Creating a new strategic standard

As the Republican hostage strategy regarding the debt ceiling becomes more explicit, Jon Chait asks the right to consider an analogy.

Let me put it this way to conservatives. Suppose we had a Republican president and a Democratic House. And suppose Democrats decided they would block any debt ceiling increase unless the president agreed to a credible plan to slow greenhouse gas emissions. Would you object to such a demand?

The hack Republican answer is that spending cuts and the debt ceiling are linked, because the debt ceiling is Obama’s fault. But of course the debt ceiling has to get raised under every president, and it would have to be raised even if Obama signed the Paul Ryan budget. The debt ceiling has nothing to do with any particular policy choices — it’s just a routine vote that used to be an opportunity for the minority party to embarrass the president, which Republicans are turning into a hostage opportunity.

Exactly. There have been a few instances over the years in which Congress has given various administrations some heartburn over the debt ceiling. There’s a reason Reagan declared in 1983, “The full consequences of a default — or even the serious prospect of default — by the United States are impossible to predict and awesome to contemplate. Denigration of the full faith and credit of the United States would have substantial effects on the domestic financial markets and the value of the dollar.” Reagan wasn’t just pontificating at the time; he was urging Congress not to screw around.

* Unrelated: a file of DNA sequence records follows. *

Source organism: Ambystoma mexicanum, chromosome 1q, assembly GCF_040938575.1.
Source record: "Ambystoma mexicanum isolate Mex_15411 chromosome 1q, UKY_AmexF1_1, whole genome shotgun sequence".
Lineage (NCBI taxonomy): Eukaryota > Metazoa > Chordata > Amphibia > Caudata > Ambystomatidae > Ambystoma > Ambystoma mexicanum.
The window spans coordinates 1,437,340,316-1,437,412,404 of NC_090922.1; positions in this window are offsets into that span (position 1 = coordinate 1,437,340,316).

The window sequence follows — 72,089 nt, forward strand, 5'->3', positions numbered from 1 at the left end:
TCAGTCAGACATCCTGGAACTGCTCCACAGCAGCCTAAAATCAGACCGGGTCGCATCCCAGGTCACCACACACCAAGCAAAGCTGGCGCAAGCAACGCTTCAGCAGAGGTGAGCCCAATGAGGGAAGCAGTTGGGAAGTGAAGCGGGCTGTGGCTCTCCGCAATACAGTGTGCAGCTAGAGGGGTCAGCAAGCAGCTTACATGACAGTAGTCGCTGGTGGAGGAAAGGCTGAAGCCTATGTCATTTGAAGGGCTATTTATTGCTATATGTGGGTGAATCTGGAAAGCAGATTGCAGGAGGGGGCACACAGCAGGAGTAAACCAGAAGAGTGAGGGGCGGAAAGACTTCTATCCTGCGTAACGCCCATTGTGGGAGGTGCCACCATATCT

But we’ve never seen anything quite like the GOP’s antics of 2011, and it’s probably safe to assume a new strategic standard is being set before our eyes. Unless lawmakers agree to change the debt-limit law itself — a highly unlikely scenario that hasn’t even been floated as a possibility — Republicans have now effectively created a new rule that says parties can and should expect enormous ransoms in order to do their duty and protect the full faith and credit of the United States.

The debt ceiling is now a powerful bargaining chip. The Treasury, the Fed, economists, Wall Street, and business leaders all pleaded with GOP leaders not to make it one, but Republicans ignored them.

The next time there’s a Republican president and Democrats control either chamber of Congress, the Dems’ wish list need not be modest. Thanks to the new GOP model, any policy can be tied to a debt-ceiling fight, and no list of demands can be deemed excessive.